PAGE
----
Over the past few years many British farmers have been facing increasing economic hardship. Rather than being a commodity which is uneconomic to use, compost in fact could be a saviour for some farmers and provide relieve from economic pressures. There are two fundamentally different ways in which this could be achieved.
Supply of compost to farmers at nominal costs
This option has been discussed above and essentially means that waste management charges for generators of organic waste (householders, commerce and industry) cover not only the collection and processing costs but also a certain proportion of transport and application costs. Once compost use is made economically attractive for farmers, agricultural compost use may increase sharply and possibly result in considerable gains for the nation as a whole through a win-win situation. Farmers who are using compost can reduce their fertiliser input since compost generally supplies adequate Phosphorus, Potassium, Calcium, Magnesium and all micronutrients for most field crops.
Nitrogen supply however, is often considered inadequate for conventional farming and supplied additionally. Many trials have shown that fertilising regimes that combine organic and soluble fertilisers result in higher yields than when the two options are used exclusively. In any case, the farmer will experience a real reduction of production costs due to reduced fertiliser inputs and in addition gain a wide range of other than purely nutrient derived benefits which can not yet be quantified in monetary terms.
This option where waste management charges cover all costs to the farm gate or even to the field, would result in substantial agricultural compost use, accommodate the "polluter pays principle", solve a huge, predominantly urban waste management problem, prevent future environmental problems (landfill, incineration and agriculture) and associated costs and could therefore form the basis for a new rural - urban alliance for sustainability.
Currently, many farmers are actively looking to supplement their diminishing income – and on-farm composting can be one such option. Of course, farmers see the use of compost quite differently, depending on whether they merely have to pay for its purchase and application or whether they can also derive income from its production. At a recent meeting of farmers in Wiltshire, one presented his on-farm composting operation saying it’s his most profitable enterprise. The Environment Agency makes provision for on-farm composting by providing a site licence exemption if the operation does not process more than 1,000 m3 at any one time (equal to approximately 3,000 tonnes per year of waste material) and if all the produced compost is used on the farm. The Organic Resource Agency has assisted in the negotiations and establishment of several on-farm composting operations and is still involved in their on-going management.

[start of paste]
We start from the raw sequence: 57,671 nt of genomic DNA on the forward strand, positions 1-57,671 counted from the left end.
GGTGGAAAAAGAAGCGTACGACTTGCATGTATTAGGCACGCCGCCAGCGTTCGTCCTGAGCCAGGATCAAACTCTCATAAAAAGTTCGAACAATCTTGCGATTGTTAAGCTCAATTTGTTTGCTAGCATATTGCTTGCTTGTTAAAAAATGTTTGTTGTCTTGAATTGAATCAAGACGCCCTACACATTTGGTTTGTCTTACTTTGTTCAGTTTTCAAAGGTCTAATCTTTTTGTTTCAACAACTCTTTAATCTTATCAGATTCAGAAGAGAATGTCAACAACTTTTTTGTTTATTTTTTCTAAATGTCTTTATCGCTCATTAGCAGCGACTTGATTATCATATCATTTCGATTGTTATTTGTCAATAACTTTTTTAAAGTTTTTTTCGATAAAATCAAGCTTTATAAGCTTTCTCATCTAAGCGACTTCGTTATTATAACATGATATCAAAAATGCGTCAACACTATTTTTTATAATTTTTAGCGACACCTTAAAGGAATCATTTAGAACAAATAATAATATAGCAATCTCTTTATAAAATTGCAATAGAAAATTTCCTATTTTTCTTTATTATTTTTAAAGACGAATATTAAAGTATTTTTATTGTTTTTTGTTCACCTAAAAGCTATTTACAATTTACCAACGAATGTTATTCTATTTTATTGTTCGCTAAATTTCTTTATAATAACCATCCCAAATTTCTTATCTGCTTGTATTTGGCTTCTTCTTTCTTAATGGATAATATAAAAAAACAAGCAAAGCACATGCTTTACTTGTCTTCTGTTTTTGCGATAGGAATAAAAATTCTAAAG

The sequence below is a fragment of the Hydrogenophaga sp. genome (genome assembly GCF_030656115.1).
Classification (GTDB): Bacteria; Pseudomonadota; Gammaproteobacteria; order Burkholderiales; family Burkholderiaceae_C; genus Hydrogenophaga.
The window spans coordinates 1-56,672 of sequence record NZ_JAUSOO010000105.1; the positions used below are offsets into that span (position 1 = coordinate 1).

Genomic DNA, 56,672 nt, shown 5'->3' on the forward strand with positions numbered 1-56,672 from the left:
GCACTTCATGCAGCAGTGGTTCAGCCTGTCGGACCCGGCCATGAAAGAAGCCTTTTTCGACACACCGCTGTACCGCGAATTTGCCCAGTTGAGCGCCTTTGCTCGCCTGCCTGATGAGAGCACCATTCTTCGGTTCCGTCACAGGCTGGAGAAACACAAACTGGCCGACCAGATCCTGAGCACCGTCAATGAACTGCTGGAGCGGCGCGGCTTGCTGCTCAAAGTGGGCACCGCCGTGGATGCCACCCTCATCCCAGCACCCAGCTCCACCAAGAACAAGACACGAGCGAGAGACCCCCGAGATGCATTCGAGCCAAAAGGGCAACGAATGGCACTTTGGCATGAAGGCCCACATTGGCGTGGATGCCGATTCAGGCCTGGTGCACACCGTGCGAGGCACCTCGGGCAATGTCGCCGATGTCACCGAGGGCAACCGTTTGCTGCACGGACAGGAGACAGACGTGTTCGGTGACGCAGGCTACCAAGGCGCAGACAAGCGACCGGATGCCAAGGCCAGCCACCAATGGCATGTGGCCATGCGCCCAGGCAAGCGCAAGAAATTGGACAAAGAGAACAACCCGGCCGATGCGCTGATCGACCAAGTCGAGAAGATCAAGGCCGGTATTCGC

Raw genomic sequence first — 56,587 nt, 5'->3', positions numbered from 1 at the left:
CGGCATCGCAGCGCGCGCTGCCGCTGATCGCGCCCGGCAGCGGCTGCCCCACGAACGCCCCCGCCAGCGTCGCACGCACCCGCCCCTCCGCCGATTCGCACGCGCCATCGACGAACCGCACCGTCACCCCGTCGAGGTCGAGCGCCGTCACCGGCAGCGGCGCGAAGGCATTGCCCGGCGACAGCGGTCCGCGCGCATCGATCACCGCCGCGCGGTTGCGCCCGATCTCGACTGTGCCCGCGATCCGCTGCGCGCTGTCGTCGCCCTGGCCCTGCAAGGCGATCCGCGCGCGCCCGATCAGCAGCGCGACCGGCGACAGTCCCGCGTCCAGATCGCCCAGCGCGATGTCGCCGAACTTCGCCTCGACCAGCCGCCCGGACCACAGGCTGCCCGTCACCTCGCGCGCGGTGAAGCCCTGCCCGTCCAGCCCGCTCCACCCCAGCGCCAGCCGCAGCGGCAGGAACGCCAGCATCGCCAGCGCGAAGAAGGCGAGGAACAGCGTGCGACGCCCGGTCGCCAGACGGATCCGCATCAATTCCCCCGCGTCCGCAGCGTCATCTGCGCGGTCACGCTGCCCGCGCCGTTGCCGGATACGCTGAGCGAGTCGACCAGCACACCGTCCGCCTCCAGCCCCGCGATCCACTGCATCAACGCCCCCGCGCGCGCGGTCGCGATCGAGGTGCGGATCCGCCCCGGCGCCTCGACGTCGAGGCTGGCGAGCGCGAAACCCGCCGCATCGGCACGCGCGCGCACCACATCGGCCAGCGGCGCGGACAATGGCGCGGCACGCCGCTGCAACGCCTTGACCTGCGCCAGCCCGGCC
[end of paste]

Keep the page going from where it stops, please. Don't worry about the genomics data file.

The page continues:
It is obvious that on-farm composting has its legal and logistical limitations. However, on-farm composting can deliver many advantages, such as:
Therefore, on-farm composting can be the ideal solution for rural and semi-rural councils. Even a city with approximately 100,000 residents could easily have its organic waste fraction processed in an on-farm composting scheme. Only three or four farms surrounding the city would be needed to process the source separated organic waste materials. There are various ways in which the composting operations or the large machinery could be shared by farmers to keep operating costs at a minimum.
However, as with any other composting operation, the gate fee would have to cover processing costs and make the operation profitable for the farmer. In this case no extra expenses for transport, purchase or field application would have to be paid. Farmers who take up on-farm composting receive additional income rather than having to pay for the use of compost. This may improve their financial situation considerably and therefore prove to have the potential of becoming a driving force in rural-development schemes. The on-farm composting scenario seems like a smart way in which the urban population can support the farming community and, at the same time bring about major environmental and social gains while solving one of their own major problems in a very cost effective way. It is time to realise that compost has the potential to become the facilitator for a new rural – urban alliance for sustainability.